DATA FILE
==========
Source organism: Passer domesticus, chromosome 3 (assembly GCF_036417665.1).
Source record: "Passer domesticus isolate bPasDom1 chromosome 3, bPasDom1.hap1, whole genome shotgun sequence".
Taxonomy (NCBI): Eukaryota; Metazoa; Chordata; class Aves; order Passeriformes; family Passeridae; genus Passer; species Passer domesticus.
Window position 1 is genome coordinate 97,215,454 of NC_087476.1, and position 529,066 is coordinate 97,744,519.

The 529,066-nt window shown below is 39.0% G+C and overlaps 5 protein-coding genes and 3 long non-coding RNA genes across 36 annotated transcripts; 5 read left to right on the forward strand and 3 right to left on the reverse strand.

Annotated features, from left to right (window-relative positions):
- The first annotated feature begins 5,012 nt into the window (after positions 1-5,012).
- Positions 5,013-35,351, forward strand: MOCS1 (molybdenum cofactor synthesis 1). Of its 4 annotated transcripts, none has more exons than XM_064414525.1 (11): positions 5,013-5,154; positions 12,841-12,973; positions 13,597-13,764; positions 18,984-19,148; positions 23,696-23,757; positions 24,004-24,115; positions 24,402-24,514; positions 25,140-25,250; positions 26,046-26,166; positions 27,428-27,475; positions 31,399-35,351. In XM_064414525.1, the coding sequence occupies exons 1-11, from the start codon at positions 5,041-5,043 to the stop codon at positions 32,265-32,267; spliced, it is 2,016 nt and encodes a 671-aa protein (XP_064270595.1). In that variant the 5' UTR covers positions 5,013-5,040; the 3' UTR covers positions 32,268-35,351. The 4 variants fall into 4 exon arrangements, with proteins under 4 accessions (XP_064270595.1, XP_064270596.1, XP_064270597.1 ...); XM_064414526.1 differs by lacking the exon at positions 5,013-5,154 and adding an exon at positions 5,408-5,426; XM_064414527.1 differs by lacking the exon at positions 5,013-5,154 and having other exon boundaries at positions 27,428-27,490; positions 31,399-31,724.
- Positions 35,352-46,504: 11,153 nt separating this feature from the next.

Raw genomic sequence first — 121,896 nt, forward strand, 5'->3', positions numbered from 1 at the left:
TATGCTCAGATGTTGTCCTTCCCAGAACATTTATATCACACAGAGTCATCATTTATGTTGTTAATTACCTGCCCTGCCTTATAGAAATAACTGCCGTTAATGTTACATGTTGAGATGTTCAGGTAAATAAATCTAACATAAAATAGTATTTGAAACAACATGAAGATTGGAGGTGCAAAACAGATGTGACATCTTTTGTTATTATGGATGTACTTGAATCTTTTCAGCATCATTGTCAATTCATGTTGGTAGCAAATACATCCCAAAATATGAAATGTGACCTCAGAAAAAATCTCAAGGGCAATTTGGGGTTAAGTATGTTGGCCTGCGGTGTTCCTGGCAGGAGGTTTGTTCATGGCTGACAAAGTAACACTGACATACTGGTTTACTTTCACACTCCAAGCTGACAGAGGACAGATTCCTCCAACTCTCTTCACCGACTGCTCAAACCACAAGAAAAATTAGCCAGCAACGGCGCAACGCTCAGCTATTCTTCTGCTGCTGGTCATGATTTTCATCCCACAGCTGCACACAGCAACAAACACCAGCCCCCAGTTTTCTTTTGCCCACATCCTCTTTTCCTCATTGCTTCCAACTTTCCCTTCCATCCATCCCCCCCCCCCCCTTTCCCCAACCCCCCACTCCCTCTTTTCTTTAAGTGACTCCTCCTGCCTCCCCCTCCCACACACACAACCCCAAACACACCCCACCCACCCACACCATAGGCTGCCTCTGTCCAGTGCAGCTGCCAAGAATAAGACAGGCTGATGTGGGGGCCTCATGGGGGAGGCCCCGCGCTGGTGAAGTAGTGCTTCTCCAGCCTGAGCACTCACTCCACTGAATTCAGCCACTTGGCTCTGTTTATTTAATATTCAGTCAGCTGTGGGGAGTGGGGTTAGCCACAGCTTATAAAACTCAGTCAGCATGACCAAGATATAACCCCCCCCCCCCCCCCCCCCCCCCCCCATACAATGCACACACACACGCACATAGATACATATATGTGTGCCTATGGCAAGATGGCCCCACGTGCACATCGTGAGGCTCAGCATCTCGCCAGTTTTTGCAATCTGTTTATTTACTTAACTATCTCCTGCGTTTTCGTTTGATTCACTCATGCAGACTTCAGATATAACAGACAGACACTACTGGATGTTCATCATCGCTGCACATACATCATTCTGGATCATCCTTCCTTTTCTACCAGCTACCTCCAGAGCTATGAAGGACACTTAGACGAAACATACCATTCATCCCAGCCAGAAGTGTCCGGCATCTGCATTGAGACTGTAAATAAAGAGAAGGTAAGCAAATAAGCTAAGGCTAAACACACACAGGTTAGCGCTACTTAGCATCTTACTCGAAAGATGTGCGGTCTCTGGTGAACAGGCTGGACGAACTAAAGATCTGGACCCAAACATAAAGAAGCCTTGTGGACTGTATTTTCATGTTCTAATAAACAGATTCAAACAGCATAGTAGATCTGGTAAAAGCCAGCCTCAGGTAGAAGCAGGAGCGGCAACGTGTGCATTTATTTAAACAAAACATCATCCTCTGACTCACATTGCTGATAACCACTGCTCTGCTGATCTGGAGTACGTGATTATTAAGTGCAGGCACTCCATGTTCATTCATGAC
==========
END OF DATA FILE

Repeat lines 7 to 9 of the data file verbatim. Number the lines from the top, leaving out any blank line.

- The first annotated feature begins 5,012 nt into the window (after positions 1-5,012).
- Positions 5,013-35,351, forward strand: MOCS1 (molybdenum cofactor synthesis 1). Of its 4 annotated transcripts, none has more exons than XM_064414525.1 (11): positions 5,013-5,154; positions 12,841-12,973; positions 13,597-13,764; positions 18,984-19,148; positions 23,696-23,757; positions 24,004-24,115; positions 24,402-24,514; positions 25,140-25,250; positions 26,046-26,166; positions 27,428-27,475; positions 31,399-35,351. In XM_064414525.1, the coding sequence occupies exons 1-11, from the start codon at positions 5,041-5,043 to the stop codon at positions 32,265-32,267; spliced, it is 2,016 nt and encodes a 671-aa protein (XP_064270595.1). In that variant the 5' UTR covers positions 5,013-5,040; the 3' UTR covers positions 32,268-35,351. The 4 variants fall into 4 exon arrangements, with proteins under 4 accessions (XP_064270595.1, XP_064270596.1, XP_064270597.1 ...); XM_064414526.1 differs by lacking the exon at positions 5,013-5,154 and adding an exon at positions 5,408-5,426; XM_064414527.1 differs by lacking the exon at positions 5,013-5,154 and having other exon boundaries at positions 27,428-27,490; positions 31,399-31,724.
- Positions 35,352-46,504: 11,153 nt separating this feature from the next.